I think that this mentality is what needs to be nurtured in the barrios and marginalized neighborhoods of San Salvador.  Instead of more police control or more “hard-hand” laws against delinquents; instead of an apathetic resignation to the reality of violence; instead of some un-rooted academic analysis of the causes of violence; these communities need to find ways to make sacred once again their streets and neighborhoods and parks.  They need to take back those areas in their communities that have been kidnapped by violence and reconstruct a sense of community belonging teeming with trust and friendship and mutual caring.

My mother-in-law, Marina, is an underprivileged single mother working in a sweatshop for miserable wages. She lives in an underprivileged community distressed by rampant violence. But on New Year´s Eve last year, she demonstrated how violent urban areas can find ways to once again revere their local communities.  Marina organized a party to celebrate the New Year with the local community. She raised funds to bring in a sound system and a DJ and at 10 PM on the 31st the party started.  Though most families had, as usual, locked themselves behind the razor wire surrounding their houses at 8:00 PM, the music and lights gradually drew their interest.

By midnight the streets which were usually given over to the gangs and drug dealers after 8:00 PM, were flooded with people of all ages dancing and laughing and celebrating the New Year.  Women were cooking tacos and pupusas on the street corners without any fear of extortion, because the gang members that regularly extorted them were in the middle of the party dancing with the rest of the community.  People, who usually shunned any and all contact with the “evil” gang members, were now sharing a plate of tacos and mutually enjoying the party.

It was a moment when the community became sacred again, when the fear associated with violence melted away and when the community collectively affirmed that this place is us—we are this place—and we will defend it from anything that threatens.  It was a moment that offers, I think, a new and urgently needed response to the violence affecting Central America.

And it was a moment when a community oppressed by violence recognized and brought to fruition the biblical promise that: “There should be no poor (or violence) among you, for in the land the LORD your God is giving you to possess as your inheritance, he will richly bless you.” Deuteronomy 15:4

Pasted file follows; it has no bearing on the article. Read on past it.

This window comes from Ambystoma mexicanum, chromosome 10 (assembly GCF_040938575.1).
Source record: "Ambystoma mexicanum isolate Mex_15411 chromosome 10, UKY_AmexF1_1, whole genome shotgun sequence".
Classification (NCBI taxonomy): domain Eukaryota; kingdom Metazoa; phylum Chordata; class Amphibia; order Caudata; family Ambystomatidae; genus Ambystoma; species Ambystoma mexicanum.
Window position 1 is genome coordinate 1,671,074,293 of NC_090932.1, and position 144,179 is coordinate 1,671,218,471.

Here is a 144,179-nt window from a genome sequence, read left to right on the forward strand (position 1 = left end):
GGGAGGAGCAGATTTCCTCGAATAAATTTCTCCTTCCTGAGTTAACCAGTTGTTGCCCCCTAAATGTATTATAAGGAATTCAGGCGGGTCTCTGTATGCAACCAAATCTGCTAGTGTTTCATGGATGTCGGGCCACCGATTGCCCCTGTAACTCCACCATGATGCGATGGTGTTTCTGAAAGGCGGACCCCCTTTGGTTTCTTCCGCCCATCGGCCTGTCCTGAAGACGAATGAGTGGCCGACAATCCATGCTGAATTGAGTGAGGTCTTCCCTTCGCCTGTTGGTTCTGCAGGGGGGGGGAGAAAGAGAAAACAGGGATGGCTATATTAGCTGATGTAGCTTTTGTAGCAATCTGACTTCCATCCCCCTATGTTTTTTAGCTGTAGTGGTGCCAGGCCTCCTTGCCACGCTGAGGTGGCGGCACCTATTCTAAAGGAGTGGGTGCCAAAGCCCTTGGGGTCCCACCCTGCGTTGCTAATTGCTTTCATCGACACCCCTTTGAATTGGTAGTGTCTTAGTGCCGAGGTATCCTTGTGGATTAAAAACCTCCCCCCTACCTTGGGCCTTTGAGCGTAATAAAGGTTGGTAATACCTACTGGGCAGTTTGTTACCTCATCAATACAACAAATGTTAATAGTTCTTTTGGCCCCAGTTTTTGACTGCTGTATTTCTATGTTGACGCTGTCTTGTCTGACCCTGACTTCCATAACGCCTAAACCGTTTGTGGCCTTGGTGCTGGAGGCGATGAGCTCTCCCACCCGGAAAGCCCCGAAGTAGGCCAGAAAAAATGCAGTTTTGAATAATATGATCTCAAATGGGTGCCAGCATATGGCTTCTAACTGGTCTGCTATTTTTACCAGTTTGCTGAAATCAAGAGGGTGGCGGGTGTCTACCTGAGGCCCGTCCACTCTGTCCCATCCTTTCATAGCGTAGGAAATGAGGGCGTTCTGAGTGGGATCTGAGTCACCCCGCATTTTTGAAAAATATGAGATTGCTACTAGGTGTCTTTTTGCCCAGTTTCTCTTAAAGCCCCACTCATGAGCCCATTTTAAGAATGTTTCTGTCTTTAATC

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One Response to Reverence for the Sacred Land: Part 2 – A Third Option?

  1. Marion Meyer says:

    Tobi, I can affirm that this works too. Ricardo and I saw it over and over again in La López Arellano, San Pedro Sula, Honduras. This used to be the most dangerous neighbourhood in Honduras when the Peace and Justice Project started working there. The goal was to work with the two gangs on the street. First they worked with the gangs separately on regaining the community’s trust – by picking up litter in the park, by cutting the grass there, and by cleaning their grafitti off of the walls. Then they worked with the two gangs together to come to a peace agreement (it took 2 years, but it happened), then they worked with the community on understanding that how they have treated young people creates space for them to join gangs and the drug culture. Five years after the work began, when the Honduras government passed draconian laws criminalizing youth, the whole community (including former gang members) staged a peace march in their community. It was amazing to see as gang members became reconciled with themselves, with the members of the oposing gang, and all the people in the community reconciled with the gangs. Everybody learned that every human being is one, and that we all have something to offer. This sounds simple, and of course it was much more complicated than it sounds, and the neighbourhood still struggles with poverty and the drug culture, but there are no more gangs there today and people feel safe to walk around.
    Posted by Marion Meyer, MCC Mexico Co-Representative.